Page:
As a former elected Global / National President of the Public Affairs / Public Relations / Business Communications Industry’s professional society, I applaud HBR’s Lauren Leader-Chivee’s analysis re: “Crisis Ownership” Role assumed by GM CEO Mary Barra.
What “Ownership” in Crisis Management means here is that Ms. Barra effectively “owns the Crisis Solution,” not that she’s assuming some responsibility for the poor decisions and inactions that led to the Crisis. And, frankly, no other posture could be taken in any effective stewardship.
As a Democrat, however, I’m not as critical of Gov. Christie’s Crisis Management as Ms. Leader-Chivee seems to be, and I think that the Governor handled it appropriately.
Critics — of the Company, or the Politician — always will “pile on,” and in fact most have a self-interest that motivates and rewards “piling on.” So I’m less concerned that the reaction to both Ms. Barra and Gov. Christie and their respective handlings of these issues is less than unanimous in the accolades. But that criticism is largely irrelevant to “doing the right thing,” the responsibility in front of each right now!
What is a Crisis? What is the Goal of Crisis Management?
At its least, a Crisis interrupts the natural and routine functioning of the organization, and, at its worst, it imperils the survival of the organization in its present and its future. As a result, Crisis Management is about (1) “fixing the problem,” and (2) restoring the organizational homeostasis just as soon as possible. Each is equally important.
In Swimming Lifesaving, swimmers are taught to “save yourself” so you can save the other person. As a Strategy, the organization has to be saved in order to address and fix the issue.
I’ve provided Issues & Crisis Management Counsel to a variety of clients, from the hierarchy of the Roman Catholic Church on the euphemistic “priest issue” to CEOs of DuPont and other companies, and very senior elected Political / Government Leaders.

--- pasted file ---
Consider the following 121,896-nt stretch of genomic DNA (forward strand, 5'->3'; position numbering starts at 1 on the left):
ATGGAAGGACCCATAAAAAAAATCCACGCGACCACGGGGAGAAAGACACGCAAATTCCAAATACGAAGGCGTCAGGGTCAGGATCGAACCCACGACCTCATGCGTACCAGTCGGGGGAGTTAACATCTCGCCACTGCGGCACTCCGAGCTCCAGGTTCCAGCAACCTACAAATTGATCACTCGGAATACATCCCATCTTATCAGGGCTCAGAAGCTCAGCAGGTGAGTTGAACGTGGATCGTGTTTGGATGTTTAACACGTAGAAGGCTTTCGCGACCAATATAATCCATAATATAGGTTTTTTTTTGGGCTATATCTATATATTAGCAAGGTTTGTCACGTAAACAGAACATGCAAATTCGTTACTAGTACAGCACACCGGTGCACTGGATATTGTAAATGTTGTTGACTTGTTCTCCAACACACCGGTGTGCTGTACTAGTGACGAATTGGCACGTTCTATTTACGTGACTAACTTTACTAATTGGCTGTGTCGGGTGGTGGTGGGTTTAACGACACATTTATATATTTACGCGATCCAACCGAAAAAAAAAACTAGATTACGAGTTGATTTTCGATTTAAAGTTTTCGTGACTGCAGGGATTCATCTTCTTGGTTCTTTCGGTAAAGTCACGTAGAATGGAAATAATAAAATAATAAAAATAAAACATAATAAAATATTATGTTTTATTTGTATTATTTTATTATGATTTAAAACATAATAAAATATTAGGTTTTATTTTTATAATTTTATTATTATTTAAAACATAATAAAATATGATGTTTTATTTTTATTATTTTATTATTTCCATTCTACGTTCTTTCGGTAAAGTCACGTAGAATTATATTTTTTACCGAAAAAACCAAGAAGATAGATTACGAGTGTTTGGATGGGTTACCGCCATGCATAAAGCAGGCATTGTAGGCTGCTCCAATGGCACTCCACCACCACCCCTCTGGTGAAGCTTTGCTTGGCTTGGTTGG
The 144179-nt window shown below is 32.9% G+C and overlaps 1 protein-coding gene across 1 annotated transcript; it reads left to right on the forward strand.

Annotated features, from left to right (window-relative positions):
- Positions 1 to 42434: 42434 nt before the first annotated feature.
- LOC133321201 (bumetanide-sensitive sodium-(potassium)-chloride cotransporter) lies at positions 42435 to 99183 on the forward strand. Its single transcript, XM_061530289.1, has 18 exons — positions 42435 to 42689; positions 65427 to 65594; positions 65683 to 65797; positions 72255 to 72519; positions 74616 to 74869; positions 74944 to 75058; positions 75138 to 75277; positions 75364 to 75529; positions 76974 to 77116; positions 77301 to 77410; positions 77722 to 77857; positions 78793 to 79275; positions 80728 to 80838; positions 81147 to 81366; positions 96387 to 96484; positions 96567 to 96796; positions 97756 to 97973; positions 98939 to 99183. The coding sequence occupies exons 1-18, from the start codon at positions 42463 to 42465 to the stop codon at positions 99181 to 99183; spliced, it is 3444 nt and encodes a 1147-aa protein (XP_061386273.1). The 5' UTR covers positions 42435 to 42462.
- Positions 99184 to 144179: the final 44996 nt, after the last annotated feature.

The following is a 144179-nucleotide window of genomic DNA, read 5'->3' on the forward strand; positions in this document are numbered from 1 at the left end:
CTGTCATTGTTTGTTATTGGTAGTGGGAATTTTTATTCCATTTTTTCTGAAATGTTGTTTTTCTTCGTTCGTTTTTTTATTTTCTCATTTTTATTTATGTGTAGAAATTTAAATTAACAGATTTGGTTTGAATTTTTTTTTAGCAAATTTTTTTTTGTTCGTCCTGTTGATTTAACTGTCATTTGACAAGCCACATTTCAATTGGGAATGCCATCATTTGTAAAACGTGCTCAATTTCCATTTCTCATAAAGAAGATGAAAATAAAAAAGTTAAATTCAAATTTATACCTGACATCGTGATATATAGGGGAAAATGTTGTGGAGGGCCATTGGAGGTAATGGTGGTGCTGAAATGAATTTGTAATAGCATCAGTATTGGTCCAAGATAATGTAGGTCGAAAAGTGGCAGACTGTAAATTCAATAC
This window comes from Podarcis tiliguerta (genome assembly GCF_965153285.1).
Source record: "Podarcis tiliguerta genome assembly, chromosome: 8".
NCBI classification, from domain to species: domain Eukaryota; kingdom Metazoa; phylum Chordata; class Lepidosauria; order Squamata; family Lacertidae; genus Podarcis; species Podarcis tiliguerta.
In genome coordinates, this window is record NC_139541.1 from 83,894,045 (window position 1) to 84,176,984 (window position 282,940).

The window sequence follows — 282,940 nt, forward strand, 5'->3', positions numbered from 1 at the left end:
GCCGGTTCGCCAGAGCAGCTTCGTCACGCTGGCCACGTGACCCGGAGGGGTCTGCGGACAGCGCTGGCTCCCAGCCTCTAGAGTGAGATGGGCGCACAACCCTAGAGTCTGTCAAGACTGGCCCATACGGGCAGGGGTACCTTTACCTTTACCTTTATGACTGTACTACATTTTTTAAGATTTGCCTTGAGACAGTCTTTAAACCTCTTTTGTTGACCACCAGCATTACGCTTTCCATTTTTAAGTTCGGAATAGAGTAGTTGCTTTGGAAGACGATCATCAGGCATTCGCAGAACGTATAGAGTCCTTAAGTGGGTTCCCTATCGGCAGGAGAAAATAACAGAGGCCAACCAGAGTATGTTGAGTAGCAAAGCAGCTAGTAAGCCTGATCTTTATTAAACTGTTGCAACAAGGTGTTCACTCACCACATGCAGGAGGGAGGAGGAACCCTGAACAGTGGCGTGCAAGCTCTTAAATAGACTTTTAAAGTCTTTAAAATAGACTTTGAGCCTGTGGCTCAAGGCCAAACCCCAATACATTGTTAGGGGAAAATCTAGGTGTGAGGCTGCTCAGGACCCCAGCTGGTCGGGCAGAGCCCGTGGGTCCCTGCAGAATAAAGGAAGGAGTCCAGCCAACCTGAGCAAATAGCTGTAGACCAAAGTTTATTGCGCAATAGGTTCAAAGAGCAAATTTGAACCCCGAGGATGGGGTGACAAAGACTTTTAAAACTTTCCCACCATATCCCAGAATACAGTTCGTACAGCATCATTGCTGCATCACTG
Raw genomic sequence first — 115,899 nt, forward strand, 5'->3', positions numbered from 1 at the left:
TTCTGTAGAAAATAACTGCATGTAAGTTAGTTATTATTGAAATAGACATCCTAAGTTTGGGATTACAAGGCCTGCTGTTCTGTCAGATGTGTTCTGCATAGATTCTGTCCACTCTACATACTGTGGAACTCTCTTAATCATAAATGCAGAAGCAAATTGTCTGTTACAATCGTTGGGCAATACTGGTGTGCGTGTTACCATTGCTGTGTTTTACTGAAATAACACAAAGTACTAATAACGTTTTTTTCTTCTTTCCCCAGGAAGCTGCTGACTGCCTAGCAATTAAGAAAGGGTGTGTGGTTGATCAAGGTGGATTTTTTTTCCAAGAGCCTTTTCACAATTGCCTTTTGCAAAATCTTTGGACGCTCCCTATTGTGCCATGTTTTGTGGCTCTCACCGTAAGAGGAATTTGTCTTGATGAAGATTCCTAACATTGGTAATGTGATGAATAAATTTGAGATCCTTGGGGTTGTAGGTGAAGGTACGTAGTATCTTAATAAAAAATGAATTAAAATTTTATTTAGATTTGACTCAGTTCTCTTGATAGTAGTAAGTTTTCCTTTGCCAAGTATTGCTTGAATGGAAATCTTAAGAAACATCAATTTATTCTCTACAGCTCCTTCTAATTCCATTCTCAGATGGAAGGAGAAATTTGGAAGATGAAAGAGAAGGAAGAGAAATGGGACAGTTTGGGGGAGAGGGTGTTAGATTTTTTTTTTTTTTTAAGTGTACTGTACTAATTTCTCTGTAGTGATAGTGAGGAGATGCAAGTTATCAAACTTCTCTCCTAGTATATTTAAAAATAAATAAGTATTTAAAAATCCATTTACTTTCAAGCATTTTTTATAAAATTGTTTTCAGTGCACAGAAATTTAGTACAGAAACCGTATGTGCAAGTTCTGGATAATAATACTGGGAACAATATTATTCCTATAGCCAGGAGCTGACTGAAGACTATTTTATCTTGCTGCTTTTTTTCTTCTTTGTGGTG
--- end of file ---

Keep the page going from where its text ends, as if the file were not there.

If I were counseling Ms. Barra here, I’d leverage two strategies as part of a longer-term approach.
As the Military did, when it was initially faced with the growing sexual assault issue in its ranks, I’d first suggest Ms. Barra order a “Corporate Stand Down” for a day, or two days, or even a week, for a focus on deconstructing and learning from the issue, and building a more ethical course into everything that happens from this point forward. To be meaningful and productive, of course, that must be well planned and executed.
Second, I’d take a page from competitor Ford’s response 30+ years ago to the decline in American auto-making quality in the face of the increases in Japanese auto-making quality. Ford adopted “Quality is Job One” as a motto. And certainly some similar objective / motto is out there for GM’s discovery, e.g., “We Treat Our Customers Right!” or something of that ilk that becomes a very tangible Corporate pledge.
As people look at our field, as represented by my professional society www.PRSA.org, they often look at PR as “spinning something that is not into something that is something else.”
Wrong! Altogether Wrong. Our profession, and my role as a Senior Counselor, is to represent the interests of ALL their Stakeholders at the Board Table, to advocate and counsel from OUTSIDE the organization on the “right decisions” that need to be made.